cold, cover your head" - Inuit saying
When fully dressed in the winter, the head is the largest uncovered part of the body, putting on a hat is the first step to make a big difference to keep warm. The effect isn't as immediately apparent as putting on a coat so it doesn't feel such an obvious thing to do (unless you have cold ears!). The other good thing about a hat is it's as easy to take off again and stuff in a pocket if you start to get too warm. A hat allows more freedom of movement and better vision than a hood, so have both, use the hood for extra quick insulation, to shield from the wind and for the coldest conditions
Styles and materials. I favor synthetic materials over wool for comfort and fit, less itchy and less likely to go out of shape. A beanie type hat is very effective and should reach over the ears or have ear flaps that can be folded up if not needed. A clean, plain shape enables the hood on your shell layer to be pulled over and fit closely, a bobble on top of the hat will give an air space that will make the combined insulation less effective. A personal favourite is a close fitting "windstopper" hat with ear flaps, small enough to easily fit in a pocket with a warmth far beyond what you'd expect for its size and weight.
Balaclavas are very useful and versatile, they can be rolled up as a hat or pulled down to cover the face and neck.
Hats - Beanies | Hard hat liners | Balaclavas | Windstoppers
Feet - Insulation from the cold ground is as important as insulation from the cold air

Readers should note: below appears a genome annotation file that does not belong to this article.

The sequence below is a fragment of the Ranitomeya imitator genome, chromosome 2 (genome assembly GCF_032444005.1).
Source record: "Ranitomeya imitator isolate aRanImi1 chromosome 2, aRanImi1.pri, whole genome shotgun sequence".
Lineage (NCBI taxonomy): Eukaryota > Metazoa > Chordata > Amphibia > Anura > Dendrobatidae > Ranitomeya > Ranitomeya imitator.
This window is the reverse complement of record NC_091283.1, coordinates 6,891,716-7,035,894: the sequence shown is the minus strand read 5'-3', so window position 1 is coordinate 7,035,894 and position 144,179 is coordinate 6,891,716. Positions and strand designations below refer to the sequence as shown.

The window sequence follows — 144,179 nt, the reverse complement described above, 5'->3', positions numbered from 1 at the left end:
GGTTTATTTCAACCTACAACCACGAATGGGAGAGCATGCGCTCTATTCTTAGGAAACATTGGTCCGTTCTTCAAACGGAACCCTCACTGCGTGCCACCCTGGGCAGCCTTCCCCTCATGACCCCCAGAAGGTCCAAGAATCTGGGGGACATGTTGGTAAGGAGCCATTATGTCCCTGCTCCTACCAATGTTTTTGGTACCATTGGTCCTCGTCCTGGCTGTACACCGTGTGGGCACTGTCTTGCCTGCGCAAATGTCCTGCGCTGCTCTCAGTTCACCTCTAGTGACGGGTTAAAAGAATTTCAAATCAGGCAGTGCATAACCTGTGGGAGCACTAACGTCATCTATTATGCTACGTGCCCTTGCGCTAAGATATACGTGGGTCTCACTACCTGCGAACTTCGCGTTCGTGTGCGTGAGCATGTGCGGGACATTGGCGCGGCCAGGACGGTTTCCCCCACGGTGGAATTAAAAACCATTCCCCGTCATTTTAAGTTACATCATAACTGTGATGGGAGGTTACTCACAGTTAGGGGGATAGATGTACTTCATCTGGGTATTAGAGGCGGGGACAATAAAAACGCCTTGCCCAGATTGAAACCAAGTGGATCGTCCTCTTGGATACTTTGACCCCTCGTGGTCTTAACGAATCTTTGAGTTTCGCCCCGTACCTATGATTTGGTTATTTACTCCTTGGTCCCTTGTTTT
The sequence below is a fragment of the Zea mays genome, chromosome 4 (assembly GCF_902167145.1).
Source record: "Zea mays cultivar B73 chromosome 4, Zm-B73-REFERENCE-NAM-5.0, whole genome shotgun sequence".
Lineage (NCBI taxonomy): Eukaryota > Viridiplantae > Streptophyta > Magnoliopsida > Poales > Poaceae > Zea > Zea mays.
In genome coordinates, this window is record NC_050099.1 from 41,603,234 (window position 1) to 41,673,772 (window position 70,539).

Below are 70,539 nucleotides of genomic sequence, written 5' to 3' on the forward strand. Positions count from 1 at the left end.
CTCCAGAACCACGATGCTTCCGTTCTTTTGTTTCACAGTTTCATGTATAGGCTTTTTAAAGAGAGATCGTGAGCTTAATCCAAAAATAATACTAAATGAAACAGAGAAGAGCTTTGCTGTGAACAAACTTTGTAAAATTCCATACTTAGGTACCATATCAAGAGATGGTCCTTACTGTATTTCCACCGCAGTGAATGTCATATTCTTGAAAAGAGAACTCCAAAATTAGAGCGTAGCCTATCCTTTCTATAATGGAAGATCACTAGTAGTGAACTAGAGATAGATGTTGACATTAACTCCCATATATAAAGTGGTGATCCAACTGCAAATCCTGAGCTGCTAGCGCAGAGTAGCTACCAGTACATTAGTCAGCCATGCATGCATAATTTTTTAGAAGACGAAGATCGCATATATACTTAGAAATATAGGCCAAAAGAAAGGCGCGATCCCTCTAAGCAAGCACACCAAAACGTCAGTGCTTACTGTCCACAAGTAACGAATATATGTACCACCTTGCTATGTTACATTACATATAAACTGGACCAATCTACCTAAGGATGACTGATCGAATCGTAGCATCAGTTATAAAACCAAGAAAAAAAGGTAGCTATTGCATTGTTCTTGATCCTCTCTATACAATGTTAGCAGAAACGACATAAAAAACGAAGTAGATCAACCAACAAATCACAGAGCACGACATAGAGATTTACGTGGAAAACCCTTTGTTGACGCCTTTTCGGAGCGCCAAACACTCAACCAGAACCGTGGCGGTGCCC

Thermal insoles - Add to almost any footwear to insulate them from the cold ground at little cost while being invisible in terms of what you are wearing, they are no substitute for proper winter footwear however.Socks:
One or two pairs of thick insulating socks, wool provides the best insulation, make sure they are predominantly wool, 70%+, a smaller amount of synthetic material such as nylon or polyester helps durability and some stretchy material like elastane gives a snug fit and prevents them from falling down. Don't be tempted to wear too many pairs of socks and make your boots tight, if you squash out most of the air, you will have lost the main insulator and they won't be so warm. Start with a thin inner pair, then a thick wool pair inside insulated footwear with an extra thermal insole if the boot sole needs it.
Thermal socks: Men and Women's
Boots are essential in cold weather as they cover the ankles so reducing heat loss at a thinly insulated region. Thick insulated soles are as important as insulated uppers as a lot of heat can be lost through the only part of our body in contact with the frigid ground.
Work boots for extreme cold conditions: Men's Women's
Carhartt 10" Pac Safety Toe Work Boot - Men's
Waterproof, Insulated Boot